The Miami Heat are maybe the eighth or ninth most interesting story in the NBA this season—which has nothing to do with them and everything to do with us. Sustained excellence simply doesn’t have the pull of novelty.
Human attention, atrophied beyond all recognition by the information age, is a fragile, tenuous commodity.
Difference is the thing that grabs and holds it. Change. Alteration. Innovation. Modification. Variety, as they say, is the spice of life.
It’s why Paul George and the Indiana Pacers fascinate us. George just arrived at the superstar party and his Pacers—their game efforts in last season’s Eastern Conference playoffs notwithstanding—are likewise newly enshrined contenders.
A defense that was very good is now great. A player that was great is now better. Indiana has become a team that could plausibly win a title.
Something that wasn’t now is. Ipso facto, we lean in.
It’s in this way that Kevin Durant and the Oklahoma City Thunder have captured our eyeballs, if not our hearts, in 2013-14. Durant is in the midst of an MVP-caliber (if not MVP) season, the finest stretch of basketball he’s ever stitched together, and his Thunder are tomahawking teams in a fashion that—considering the absence of Russell Westbrook—is startling.
Though they’ve been an immensely talented team for four seasons now, there’s a special character to Oklahoma City’s current domination—a marked difference in degree if not in kind. So we watch.
Even the big budget New York Knicks and Brooklyn Nets, by virtue of their unforeseeably awful starts—and similarly capricious boomerangs back to respectability—have evinced a volatility, a certain unfortunate dynamism that pulls us in.
Brooklyn's $180 million roster—the most expensive ever assembled—sputters to 10-21 at the season’s outset? J.R. Smith and the Knicks stumble to an identical record in a uniquely, yet somehow equally, embarrassing manner?
The Knicks and Nets were each disasters on an epic scale—Cutthroat Island-level screwups—and these twin tragedies were unfolding at the same time, in the same city, on the league’s largest stage.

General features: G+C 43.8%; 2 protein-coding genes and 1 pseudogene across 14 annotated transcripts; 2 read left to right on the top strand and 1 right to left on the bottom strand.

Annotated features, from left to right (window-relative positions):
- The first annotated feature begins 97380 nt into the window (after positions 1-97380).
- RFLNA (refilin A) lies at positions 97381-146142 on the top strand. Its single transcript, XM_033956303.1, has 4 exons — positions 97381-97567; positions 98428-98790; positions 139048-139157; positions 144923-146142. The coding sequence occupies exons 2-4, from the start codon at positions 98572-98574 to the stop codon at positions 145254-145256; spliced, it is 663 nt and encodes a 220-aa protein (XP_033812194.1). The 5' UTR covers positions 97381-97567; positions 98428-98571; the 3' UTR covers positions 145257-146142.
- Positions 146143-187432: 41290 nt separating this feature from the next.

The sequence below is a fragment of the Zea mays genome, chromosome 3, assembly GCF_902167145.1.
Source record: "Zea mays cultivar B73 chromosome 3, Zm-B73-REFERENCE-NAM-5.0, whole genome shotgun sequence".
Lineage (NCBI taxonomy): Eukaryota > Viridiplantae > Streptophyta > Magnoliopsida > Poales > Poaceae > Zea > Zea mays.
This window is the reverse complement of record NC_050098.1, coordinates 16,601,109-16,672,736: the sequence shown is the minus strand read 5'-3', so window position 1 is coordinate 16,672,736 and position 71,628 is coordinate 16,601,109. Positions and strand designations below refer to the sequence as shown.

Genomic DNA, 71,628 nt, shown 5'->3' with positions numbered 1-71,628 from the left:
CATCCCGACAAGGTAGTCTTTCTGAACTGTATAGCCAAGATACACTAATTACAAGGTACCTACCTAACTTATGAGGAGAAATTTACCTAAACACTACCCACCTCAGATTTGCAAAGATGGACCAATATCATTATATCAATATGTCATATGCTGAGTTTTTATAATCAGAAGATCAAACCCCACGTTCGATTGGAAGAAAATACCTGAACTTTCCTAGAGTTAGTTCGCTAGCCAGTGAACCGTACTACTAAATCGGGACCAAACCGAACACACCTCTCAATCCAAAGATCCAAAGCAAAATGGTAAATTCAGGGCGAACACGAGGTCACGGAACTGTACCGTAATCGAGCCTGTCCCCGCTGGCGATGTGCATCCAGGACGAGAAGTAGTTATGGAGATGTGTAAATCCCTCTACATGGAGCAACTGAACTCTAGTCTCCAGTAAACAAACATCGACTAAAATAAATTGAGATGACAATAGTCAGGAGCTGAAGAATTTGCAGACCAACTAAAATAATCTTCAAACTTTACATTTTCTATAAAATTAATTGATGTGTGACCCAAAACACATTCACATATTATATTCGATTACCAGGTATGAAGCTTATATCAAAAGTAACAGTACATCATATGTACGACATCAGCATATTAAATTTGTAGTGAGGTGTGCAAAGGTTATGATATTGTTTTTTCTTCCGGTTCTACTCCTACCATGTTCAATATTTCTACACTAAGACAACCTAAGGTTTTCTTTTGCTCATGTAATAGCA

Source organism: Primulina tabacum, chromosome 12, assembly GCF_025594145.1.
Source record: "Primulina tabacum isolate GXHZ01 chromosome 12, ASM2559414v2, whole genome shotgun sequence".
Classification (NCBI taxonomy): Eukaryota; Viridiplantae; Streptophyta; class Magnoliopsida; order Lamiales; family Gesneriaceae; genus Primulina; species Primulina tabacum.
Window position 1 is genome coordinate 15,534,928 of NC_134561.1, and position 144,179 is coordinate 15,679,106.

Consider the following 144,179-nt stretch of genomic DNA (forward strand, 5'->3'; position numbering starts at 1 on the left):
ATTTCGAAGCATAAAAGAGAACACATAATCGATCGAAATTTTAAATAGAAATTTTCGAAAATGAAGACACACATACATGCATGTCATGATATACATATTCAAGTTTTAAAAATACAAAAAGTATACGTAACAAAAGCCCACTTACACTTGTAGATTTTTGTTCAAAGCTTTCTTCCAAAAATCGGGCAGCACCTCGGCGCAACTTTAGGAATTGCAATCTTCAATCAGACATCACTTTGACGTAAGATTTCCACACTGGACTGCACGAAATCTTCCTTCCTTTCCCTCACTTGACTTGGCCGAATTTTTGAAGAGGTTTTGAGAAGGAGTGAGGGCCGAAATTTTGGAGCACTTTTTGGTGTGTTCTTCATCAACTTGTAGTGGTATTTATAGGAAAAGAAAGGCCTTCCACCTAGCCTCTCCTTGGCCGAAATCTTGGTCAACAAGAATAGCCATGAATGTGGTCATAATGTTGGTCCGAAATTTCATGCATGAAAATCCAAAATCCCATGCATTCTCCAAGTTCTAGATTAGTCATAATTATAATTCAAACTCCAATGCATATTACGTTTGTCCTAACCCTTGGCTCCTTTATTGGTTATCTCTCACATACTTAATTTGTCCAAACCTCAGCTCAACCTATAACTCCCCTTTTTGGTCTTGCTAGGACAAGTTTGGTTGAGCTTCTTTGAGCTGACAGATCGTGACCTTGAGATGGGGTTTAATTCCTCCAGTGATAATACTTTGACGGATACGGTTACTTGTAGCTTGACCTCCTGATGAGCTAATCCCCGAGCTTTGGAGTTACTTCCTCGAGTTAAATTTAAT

And then, suddenly, they weren’t. The Nets, minus Brook Lopez, have become something like a good basketball team while the Knicks are playing .500 ball the last six weeks and have brought themselves to the cusp of a playoff berth.
Each time we thought they’d zig, they zagged. Which is to say, they’ve been interesting.
Meanwhile, the Heat haven’t.
While there’s been hand-wringing over their defense and Dwyane Wade’s health, not to mention a bit of fatalistic speculation about how much longer LeBron James can remain the best basketball player on the planet, the conspicuous aspect of the 2013-14 Miami Heat has been their routine, relentless and almost perfunctory greatness. You could set your watch to them. They’re precisely the thing we thought they’d be.
A 37-14 record? Yawn.
A 59.7 team true shooting percentage? Boring.
A 109.5 offensive rating? What else is on?
“Could it be James is becoming so good, so far ahead of the competition that he's turned the extraordinary into routine?” the Sun Sentinel’s Shandel Richardson asked last April, before LeBron won his second ring and fourth MVP. “It's nearly reaching the point where it gets boring when he wins another award.”
Even the twin flaws that make the Heat seem as vulnerable as they have in some time—their age and defensive struggles—are problems that were both predictable coming into the season and likely to disappear come playoff time.
And so sports journalists have tried, and largely failed, to spin compelling narratives about the team. To frame Miami’s relative (to its own standards) ordinariness in fresh and urgent terms.
What they’ve come up with is, roughly: “Aging Juggernaut Slightly Less Dominant than Some Expected, Still Pretty Dominant.” Are you not entertained?
The Heat seem to recognize their new, diminished place in the sports world’s entertainment ecosystem. They might be a little relieved by it.
“There’s been a lot going on in sports,” Wade told reporters in January, per the National Post's Eric Koreen. “We were sprinkled in there somewhere with our little drama. That’s the world we live in. There’s a story everywhere. I’m glad everyone’s realized that.”
But here’s the thing. Implicit in this boredom, this disinterest with respect to the Heat, is the highest compliment the public can pay: We expect them to be great.
Their greatness is such an established fact of the modern NBA that it elicits no surprise, no reaction. Nothing. Something as spectacular as a sunset coaxes the same feeling of awe as, well, a sunset.
This is normal. To bowdlerize an old line, “Show me a beautiful woman, and I’ll show you a man who’s tired of her.”
Point being: Sustained, unwavering excellence gets old after a while.
And the Heat, like the Spurs before them, have gotten old on us. But that doesn’t mean they’re not the prettiest girl in the room.
In fact, it might be the strongest evidence that they are.
Statistics courtesy of NBA.com unless otherwise noted.